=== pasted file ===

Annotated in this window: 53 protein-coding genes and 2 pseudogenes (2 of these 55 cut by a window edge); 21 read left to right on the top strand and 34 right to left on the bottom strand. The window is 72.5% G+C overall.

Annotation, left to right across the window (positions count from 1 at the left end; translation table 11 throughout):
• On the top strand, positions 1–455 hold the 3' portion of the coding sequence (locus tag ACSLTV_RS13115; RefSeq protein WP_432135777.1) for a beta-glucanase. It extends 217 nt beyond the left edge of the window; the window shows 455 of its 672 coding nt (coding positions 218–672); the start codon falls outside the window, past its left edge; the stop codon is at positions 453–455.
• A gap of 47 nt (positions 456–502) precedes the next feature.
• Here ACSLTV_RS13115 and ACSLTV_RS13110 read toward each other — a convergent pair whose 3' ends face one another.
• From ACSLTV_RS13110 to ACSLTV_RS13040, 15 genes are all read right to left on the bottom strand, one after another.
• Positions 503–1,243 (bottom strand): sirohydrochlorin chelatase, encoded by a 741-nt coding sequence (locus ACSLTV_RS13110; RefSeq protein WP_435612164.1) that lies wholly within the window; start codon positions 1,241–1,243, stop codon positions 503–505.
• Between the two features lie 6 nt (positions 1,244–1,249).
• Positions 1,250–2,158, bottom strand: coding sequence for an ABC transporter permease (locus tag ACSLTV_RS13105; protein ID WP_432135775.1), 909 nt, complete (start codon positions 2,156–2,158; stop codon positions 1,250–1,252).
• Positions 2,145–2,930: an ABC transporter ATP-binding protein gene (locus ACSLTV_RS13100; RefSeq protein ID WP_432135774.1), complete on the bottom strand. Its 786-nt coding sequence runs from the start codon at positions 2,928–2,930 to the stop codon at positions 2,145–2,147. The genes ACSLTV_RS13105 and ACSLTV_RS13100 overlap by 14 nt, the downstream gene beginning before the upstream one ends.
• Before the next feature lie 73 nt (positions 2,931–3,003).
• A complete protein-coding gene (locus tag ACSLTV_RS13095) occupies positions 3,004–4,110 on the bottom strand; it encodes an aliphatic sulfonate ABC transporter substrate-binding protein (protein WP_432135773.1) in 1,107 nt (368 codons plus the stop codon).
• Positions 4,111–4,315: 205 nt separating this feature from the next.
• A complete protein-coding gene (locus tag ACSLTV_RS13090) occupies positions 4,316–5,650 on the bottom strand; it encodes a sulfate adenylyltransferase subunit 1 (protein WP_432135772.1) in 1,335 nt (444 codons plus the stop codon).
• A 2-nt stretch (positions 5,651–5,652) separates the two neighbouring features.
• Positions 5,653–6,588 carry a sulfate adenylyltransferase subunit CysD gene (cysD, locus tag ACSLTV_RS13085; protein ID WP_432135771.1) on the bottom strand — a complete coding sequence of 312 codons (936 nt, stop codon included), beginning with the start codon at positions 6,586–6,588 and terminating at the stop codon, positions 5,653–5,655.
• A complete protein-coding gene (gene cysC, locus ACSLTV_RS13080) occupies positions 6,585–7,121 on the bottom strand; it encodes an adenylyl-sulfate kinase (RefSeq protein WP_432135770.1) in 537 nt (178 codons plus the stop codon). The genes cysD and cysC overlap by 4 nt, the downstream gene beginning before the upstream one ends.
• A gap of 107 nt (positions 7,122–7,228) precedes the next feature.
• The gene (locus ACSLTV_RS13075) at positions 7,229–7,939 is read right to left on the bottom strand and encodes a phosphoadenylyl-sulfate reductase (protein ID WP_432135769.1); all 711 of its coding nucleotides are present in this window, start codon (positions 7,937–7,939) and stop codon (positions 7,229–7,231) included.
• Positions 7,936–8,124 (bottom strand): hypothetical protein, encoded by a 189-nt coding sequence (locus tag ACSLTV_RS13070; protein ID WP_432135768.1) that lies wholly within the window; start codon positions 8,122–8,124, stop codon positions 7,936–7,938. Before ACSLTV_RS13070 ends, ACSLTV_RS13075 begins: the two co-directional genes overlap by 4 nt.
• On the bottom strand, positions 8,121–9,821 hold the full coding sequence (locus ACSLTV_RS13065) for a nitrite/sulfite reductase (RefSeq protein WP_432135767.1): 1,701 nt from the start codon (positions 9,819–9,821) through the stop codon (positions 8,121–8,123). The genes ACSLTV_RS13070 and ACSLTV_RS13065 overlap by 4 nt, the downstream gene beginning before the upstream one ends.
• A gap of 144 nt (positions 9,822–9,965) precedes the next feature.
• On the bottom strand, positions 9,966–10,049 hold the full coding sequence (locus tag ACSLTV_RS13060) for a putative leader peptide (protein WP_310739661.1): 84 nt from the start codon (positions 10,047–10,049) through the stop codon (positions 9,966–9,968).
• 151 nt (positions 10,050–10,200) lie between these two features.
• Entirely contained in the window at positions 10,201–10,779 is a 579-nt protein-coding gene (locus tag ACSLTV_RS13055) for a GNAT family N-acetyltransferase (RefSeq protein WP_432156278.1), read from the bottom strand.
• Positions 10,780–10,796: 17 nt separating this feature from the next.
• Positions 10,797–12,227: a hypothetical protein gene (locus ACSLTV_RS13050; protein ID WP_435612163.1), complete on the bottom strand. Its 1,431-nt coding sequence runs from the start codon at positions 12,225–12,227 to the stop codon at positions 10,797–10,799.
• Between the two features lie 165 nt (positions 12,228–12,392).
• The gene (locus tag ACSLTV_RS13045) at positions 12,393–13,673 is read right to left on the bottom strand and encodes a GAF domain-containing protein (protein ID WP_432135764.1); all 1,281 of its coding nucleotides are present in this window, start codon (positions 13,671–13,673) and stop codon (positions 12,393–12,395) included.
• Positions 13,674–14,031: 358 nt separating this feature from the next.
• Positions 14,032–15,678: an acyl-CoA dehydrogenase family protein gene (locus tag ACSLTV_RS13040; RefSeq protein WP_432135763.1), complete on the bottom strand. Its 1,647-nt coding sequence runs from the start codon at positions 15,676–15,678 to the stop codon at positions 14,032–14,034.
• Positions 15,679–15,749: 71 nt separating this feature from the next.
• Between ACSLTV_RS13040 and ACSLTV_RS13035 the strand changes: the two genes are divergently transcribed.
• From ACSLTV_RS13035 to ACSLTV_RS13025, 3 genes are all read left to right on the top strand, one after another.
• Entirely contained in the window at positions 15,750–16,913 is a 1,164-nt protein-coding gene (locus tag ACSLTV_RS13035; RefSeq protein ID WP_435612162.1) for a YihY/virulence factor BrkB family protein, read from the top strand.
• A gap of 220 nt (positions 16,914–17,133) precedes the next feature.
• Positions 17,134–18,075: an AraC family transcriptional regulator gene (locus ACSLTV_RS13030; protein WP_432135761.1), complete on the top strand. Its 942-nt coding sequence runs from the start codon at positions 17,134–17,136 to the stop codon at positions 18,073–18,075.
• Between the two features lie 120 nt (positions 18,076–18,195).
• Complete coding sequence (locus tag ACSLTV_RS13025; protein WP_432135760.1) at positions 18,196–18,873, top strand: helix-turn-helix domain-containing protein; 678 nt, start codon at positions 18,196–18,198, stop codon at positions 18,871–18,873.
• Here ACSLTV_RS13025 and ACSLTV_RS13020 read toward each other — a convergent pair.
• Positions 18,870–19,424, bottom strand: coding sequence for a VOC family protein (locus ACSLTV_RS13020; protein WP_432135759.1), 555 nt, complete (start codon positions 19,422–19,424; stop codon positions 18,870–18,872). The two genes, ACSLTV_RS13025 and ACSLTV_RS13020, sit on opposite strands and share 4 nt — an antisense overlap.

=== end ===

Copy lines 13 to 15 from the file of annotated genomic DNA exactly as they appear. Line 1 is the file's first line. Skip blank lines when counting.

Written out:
• Positions 4,111–4,315: 205 nt separating this feature from the next.
• A complete protein-coding gene (locus tag ACSLTV_RS13090) occupies positions 4,316–5,650 on the bottom strand; it encodes a sulfate adenylyltransferase subunit 1 (protein WP_432135772.1) in 1,335 nt (444 codons plus the stop codon).
• A 2-nt stretch (positions 5,651–5,652) separates the two neighbouring features.